## Trying to Understand Qtouch method of touch sensing

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Qtouch describes their method of touch as "charge transfer signal acquisition technology". I have been trying to understand it.

Only working with one single key. I presume Qtouch has the best algorithm from what I have read online, if there is a more robust way that you recommend, please do share.
(I found this, it looks quite sensitive but I dont think it will be as robust as the Qtouch method:
http://elm-chan.org/works/capsens/report_e.html)

I think there is a fundamental flaw in my understanding.

This is how I think it works:
(refer to the attached pic below)

Step1: Set PB1 and PC1 as outputs, and output a low on both of them to discharge Cs.
Step2: Set PC1 to an input.
Step3: Pulse PB1 high , then put it back to HiZ (or should if remain an output and output a low?)
Step4: Check if PC1 if high.
Step5: Repeat Steps3&4 until PC1 measures a High.
Step6: If the number of iterations taken is below the threshold then it is said to be touched.

Questions 1:
In Step2: Should PC1 be an input or set set to output low?

Questions 2:
In Step3 is PB1 is pulsed between high/low or High/HiZ?

Questions 3:
I dont understand how the process works. To me what would make sense is if you remove PC1 all together, and ground the side of Cs that used to connect to PC1. Now the voltage built up across Cs is with respect to GND. And when you pulse PB1, Cs will charge up with each pulse, and can be measured on PB1 (PB1 Switching between an output and an input).

But clearly my reasoning is wrong because that is not how it is done. I am starting to think my cap knowledge that has served me quite well so far is fundamentally flawed.

I look at Cs as a cap with one leg connected to CB1, and the other leg connected to nothing (CS1 is a HiZ input I presume), so how can it ever build up a voltage across it?

Thank you for any help, your insight and time is much appreciated!

## Attachment(s):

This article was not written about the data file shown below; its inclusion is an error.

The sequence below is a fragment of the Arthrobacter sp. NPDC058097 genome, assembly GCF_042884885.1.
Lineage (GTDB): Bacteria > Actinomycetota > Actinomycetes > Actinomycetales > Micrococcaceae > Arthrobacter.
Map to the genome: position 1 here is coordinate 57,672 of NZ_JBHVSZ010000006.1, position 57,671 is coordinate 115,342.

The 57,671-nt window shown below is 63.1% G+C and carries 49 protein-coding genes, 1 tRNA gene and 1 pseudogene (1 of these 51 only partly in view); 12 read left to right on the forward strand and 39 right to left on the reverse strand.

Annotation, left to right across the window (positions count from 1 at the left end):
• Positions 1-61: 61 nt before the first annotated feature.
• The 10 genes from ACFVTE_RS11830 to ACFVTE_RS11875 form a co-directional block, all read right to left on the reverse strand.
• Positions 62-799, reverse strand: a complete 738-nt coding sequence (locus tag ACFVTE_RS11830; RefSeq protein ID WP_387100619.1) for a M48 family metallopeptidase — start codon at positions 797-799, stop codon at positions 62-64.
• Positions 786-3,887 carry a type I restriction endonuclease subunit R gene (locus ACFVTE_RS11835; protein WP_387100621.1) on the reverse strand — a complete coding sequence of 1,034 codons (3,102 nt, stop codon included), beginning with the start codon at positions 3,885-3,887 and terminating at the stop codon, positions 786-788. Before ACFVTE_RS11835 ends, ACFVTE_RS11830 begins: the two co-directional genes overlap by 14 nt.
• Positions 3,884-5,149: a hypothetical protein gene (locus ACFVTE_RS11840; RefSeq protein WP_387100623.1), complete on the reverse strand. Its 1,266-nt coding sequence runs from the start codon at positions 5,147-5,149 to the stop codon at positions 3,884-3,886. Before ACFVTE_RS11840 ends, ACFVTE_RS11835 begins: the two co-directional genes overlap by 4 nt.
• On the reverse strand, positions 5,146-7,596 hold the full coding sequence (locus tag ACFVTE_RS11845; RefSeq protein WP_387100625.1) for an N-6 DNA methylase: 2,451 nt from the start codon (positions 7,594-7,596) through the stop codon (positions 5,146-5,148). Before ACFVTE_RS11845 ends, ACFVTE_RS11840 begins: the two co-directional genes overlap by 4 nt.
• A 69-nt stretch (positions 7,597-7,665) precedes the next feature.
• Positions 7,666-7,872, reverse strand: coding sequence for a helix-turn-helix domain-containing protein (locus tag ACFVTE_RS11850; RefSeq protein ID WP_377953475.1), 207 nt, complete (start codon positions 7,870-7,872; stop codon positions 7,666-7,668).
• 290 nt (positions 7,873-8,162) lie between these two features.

Just a noob in this crazy world trying to get some electrons to obey me.

Last Edited: Tue. Jan 16, 2018 - 11:16 AM
```My guess(and is is simply a guess) would be thus:
1) PC1 and PB1 both low to discharge Cs.
2) PC1 tri-state.
3) PB1 high output to charge the cap formed by electrode/dielectric/finger.
4) PB1 tri-state
5) PC1 low output - cap [e/d/f] transfers charge to Cs
6) Check voltage on PB1 to see if it's reached threshold yet. If so, go to Step 9.
7) PC1 tri-state.
8) Increment a counter and go to step 3.

9) If the counter is less than something, finger exists.```

 Code tags added to avoid smiley problem with figure eight followed by closing parenthesis.[/Edit]

Four legs good, two legs bad, three legs stable.

Wow thanks John, I see your step 5 is what I was missing and could not deduce. Thank you very much, that is very smart of you!

Just a noob in this crazy world trying to get some electrons to obey me.

Well don't take it as gospel.
I'm strictly ones and zeros
I was rather hoping that some erudite analog type would shoot my ideas down in flames and provide the real explanation.

Four legs good, two legs bad, three legs stable.

John_A_Brown wrote:

 Code tags added to avoid smiley problem with figure eight followed by closing parenthesis.[/Edit]

No need for code tags, simply select the "Disable Smilies in this post" checkbox when you edit. [also available when you quiote, or select "new reply"], just not available in the quick-reply.

Writing code is like having sex.... make one little mistake, and you're supporting it for life.

John_A_Brown wrote:
Well don't take it as gospel.
I'm strictly ones and zeros
I was rather hoping that some erudite analog type would shoot my ideas down in flames and provide the real explanation.

lol well until another willing and better preacher comes around, I am taking it as gospel truth and going to test it.

Just a noob in this crazy world trying to get some electrons to obey me.

Svofski has explained it here:
http://sensi.org/~svo/capsensor/...

Hi:

I've done some Qmatrix and Qtouch design as well. The chips have a DSP under the hood. That's why they are so reliable.

I've tested them with thin substrates, thick substrates, wet substrates with condensed water drops, and all kind of interference coming from GPRS / radio modules, switching regulators and the like.

And I have to say that they are really well designed and very though. They even can work with pretty bad PCB layout (although I recommend to stick to the design rules)

What the chips really don't like is dirt, and dirty/poorly cleaned or soldered PCB's.